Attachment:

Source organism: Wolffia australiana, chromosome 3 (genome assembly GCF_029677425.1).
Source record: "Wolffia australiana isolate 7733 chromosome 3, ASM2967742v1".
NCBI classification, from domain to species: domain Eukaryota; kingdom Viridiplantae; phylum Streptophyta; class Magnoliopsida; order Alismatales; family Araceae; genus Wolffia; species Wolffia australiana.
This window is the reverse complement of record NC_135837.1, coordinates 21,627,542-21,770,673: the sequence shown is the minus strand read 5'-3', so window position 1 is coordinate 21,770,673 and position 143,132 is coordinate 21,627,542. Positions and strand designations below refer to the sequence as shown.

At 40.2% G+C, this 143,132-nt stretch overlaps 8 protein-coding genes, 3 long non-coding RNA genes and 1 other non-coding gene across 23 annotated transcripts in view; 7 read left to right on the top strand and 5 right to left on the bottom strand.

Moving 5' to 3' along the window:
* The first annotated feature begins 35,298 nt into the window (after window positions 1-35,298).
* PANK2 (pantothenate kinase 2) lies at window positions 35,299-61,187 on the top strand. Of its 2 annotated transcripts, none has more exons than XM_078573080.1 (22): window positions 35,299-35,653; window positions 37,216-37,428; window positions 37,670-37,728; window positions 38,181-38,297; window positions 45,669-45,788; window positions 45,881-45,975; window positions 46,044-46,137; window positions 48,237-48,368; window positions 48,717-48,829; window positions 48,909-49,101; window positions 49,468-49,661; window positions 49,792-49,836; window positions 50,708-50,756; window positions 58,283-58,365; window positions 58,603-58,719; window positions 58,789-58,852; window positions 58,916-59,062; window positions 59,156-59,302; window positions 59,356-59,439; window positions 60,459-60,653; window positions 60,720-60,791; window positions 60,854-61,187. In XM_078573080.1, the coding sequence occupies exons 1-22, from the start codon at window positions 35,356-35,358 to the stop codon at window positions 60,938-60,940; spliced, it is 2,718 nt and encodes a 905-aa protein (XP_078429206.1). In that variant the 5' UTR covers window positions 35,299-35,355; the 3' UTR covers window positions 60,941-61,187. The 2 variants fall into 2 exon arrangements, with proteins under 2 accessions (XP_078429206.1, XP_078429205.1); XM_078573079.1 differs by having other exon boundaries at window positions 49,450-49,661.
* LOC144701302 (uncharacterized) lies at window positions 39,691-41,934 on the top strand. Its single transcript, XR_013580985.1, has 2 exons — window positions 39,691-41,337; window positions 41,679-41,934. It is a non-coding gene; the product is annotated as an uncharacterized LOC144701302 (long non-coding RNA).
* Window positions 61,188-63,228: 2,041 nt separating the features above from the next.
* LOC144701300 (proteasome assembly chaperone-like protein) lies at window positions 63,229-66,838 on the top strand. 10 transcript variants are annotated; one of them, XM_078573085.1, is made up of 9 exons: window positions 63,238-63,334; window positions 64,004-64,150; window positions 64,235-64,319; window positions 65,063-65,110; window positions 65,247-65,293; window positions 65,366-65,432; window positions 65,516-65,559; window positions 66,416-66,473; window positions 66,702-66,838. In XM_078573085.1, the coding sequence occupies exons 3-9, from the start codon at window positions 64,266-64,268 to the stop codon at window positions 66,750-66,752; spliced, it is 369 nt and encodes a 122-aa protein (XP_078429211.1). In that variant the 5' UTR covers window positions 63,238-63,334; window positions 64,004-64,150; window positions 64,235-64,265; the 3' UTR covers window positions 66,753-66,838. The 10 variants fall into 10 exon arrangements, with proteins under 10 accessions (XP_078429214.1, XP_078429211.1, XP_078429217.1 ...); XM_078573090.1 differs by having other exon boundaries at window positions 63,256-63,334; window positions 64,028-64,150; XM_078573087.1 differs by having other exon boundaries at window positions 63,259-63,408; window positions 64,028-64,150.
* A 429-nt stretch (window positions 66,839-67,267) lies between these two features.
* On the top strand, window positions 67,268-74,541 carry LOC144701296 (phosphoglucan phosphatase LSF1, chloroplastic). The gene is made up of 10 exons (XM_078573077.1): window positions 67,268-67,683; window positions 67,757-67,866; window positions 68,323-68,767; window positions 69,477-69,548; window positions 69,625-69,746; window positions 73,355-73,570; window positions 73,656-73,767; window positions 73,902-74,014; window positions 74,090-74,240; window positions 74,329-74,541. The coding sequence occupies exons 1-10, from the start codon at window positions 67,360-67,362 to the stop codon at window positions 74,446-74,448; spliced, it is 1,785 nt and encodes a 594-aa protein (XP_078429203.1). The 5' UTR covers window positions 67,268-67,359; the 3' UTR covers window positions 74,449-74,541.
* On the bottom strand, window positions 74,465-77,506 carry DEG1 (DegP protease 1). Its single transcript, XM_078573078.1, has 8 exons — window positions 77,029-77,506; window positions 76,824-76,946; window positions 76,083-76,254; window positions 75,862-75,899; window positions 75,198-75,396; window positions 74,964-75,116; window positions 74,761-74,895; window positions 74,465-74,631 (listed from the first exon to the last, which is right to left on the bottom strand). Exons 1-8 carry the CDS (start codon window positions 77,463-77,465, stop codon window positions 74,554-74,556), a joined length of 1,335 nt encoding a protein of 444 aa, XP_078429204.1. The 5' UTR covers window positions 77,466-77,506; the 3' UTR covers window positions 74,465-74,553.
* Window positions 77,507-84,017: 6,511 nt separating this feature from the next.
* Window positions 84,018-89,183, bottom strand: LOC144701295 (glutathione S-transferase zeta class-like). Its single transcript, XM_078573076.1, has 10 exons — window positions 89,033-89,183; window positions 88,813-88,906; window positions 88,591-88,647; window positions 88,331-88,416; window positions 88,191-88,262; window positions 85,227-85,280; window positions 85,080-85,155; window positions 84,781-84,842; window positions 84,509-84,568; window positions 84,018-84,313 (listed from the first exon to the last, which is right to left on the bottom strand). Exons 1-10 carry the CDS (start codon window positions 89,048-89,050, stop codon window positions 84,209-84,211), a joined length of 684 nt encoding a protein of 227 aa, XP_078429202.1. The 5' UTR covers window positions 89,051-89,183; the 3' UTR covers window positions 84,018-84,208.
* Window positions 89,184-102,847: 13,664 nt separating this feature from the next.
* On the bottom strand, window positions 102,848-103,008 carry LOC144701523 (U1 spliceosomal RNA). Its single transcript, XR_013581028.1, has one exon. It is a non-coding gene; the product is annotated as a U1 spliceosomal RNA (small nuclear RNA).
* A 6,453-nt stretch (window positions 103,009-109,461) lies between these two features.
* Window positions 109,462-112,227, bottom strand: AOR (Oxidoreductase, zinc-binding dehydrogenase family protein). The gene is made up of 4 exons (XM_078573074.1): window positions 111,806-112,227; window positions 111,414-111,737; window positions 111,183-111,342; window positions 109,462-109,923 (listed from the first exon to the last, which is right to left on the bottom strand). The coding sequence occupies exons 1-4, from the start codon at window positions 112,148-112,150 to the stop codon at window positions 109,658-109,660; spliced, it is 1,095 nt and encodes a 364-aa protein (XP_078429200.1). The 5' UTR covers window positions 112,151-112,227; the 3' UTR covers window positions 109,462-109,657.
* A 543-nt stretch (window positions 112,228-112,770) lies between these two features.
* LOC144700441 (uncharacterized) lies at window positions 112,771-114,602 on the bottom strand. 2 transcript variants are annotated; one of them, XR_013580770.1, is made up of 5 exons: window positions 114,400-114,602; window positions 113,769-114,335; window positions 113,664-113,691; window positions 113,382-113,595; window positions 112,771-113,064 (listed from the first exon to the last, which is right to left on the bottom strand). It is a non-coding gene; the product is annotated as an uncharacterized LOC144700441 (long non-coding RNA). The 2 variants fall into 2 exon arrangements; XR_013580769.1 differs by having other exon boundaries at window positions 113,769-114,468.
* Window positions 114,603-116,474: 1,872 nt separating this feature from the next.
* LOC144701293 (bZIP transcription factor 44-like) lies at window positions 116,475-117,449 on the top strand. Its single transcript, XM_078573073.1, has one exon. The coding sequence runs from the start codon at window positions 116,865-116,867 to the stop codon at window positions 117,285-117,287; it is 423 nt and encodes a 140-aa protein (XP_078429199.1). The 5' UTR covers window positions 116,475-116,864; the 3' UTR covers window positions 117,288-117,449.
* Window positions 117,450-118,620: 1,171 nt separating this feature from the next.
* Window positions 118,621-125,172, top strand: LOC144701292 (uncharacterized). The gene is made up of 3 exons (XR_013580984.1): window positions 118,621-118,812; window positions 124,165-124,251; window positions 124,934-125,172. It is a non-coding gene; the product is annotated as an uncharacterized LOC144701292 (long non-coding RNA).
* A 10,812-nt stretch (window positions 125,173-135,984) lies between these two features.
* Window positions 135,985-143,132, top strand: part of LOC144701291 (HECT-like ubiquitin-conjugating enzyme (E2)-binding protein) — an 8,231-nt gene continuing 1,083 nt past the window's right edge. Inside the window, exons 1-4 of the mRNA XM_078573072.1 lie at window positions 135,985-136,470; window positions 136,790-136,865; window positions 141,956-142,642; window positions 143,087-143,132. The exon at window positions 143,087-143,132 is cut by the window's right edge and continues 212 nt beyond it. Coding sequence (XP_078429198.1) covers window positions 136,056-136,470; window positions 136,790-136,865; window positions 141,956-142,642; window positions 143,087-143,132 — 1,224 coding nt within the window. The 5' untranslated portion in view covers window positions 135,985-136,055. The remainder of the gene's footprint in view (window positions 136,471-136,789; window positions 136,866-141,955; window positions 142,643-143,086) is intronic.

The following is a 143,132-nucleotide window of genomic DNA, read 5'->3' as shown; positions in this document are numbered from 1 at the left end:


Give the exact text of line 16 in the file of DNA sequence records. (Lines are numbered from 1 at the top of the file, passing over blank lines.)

* Window positions 84,018-89,183, bottom strand: LOC144701295 (glutathione S-transferase zeta class-like). Its single transcript, XM_078573076.1, has 10 exons — window positions 89,033-89,183; window positions 88,813-88,906; window positions 88,591-88,647; window positions 88,331-88,416; window positions 88,191-88,262; window positions 85,227-85,280; window positions 85,080-85,155; window positions 84,781-84,842; window positions 84,509-84,568; window positions 84,018-84,313 (listed from the first exon to the last, which is right to left on the bottom strand). Exons 1-10 carry the CDS (start codon window positions 89,048-89,050, stop codon window positions 84,209-84,211), a joined length of 684 nt encoding a protein of 227 aa, XP_078429202.1. The 5' UTR covers window positions 89,051-89,183; the 3' UTR covers window positions 84,018-84,208.